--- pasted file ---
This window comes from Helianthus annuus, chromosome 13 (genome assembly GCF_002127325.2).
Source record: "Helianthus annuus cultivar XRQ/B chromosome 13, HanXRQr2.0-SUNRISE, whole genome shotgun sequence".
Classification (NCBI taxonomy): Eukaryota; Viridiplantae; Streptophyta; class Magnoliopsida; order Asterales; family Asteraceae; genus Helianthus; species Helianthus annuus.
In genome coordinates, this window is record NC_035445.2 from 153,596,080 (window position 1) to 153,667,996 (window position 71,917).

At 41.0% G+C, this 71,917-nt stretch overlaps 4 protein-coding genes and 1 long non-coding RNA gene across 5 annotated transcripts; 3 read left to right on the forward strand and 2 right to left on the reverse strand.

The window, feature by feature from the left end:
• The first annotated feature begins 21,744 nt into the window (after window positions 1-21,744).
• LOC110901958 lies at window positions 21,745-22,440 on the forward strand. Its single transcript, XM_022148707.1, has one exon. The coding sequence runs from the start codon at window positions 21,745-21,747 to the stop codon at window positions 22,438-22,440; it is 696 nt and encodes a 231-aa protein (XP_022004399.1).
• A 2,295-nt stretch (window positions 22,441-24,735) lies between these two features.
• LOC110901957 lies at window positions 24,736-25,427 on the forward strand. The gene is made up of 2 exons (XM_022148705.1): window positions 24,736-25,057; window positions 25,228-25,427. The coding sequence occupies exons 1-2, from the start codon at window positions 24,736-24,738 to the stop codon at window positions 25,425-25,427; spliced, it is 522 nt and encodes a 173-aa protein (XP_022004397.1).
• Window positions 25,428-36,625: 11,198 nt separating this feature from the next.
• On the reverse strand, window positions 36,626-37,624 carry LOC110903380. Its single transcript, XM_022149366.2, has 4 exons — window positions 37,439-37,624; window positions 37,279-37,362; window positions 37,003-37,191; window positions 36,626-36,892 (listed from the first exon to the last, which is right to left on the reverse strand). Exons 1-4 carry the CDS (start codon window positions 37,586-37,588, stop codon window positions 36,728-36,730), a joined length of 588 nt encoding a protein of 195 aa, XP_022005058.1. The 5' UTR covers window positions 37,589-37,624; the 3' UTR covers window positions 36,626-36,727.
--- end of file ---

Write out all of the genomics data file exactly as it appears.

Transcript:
This window comes from Helianthus annuus, chromosome 13 (genome assembly GCF_002127325.2).
Source record: "Helianthus annuus cultivar XRQ/B chromosome 13, HanXRQr2.0-SUNRISE, whole genome shotgun sequence".
Classification (NCBI taxonomy): Eukaryota; Viridiplantae; Streptophyta; class Magnoliopsida; order Asterales; family Asteraceae; genus Helianthus; species Helianthus annuus.
In genome coordinates, this window is record NC_035445.2 from 153,596,080 (window position 1) to 153,667,996 (window position 71,917).

At 41.0% G+C, this 71,917-nt stretch overlaps 4 protein-coding genes and 1 long non-coding RNA gene across 5 annotated transcripts; 3 read left to right on the forward strand and 2 right to left on the reverse strand.

The window, feature by feature from the left end:
• The first annotated feature begins 21,744 nt into the window (after window positions 1-21,744).
• LOC110901958 lies at window positions 21,745-22,440 on the forward strand. Its single transcript, XM_022148707.1, has one exon. The coding sequence runs from the start codon at window positions 21,745-21,747 to the stop codon at window positions 22,438-22,440; it is 696 nt and encodes a 231-aa protein (XP_022004399.1).
• A 2,295-nt stretch (window positions 22,441-24,735) lies between these two features.
• LOC110901957 lies at window positions 24,736-25,427 on the forward strand. The gene is made up of 2 exons (XM_022148705.1): window positions 24,736-25,057; window positions 25,228-25,427. The coding sequence occupies exons 1-2, from the start codon at window positions 24,736-24,738 to the stop codon at window positions 25,425-25,427; spliced, it is 522 nt and encodes a 173-aa protein (XP_022004397.1).
• Window positions 25,428-36,625: 11,198 nt separating this feature from the next.
• On the reverse strand, window positions 36,626-37,624 carry LOC110903380. Its single transcript, XM_022149366.2, has 4 exons — window positions 37,439-37,624; window positions 37,279-37,362; window positions 37,003-37,191; window positions 36,626-36,892 (listed from the first exon to the last, which is right to left on the reverse strand). Exons 1-4 carry the CDS (start codon window positions 37,586-37,588, stop codon window positions 36,728-36,730), a joined length of 588 nt encoding a protein of 195 aa, XP_022005058.1. The 5' UTR covers window positions 37,589-37,624; the 3' UTR covers window positions 36,626-36,727.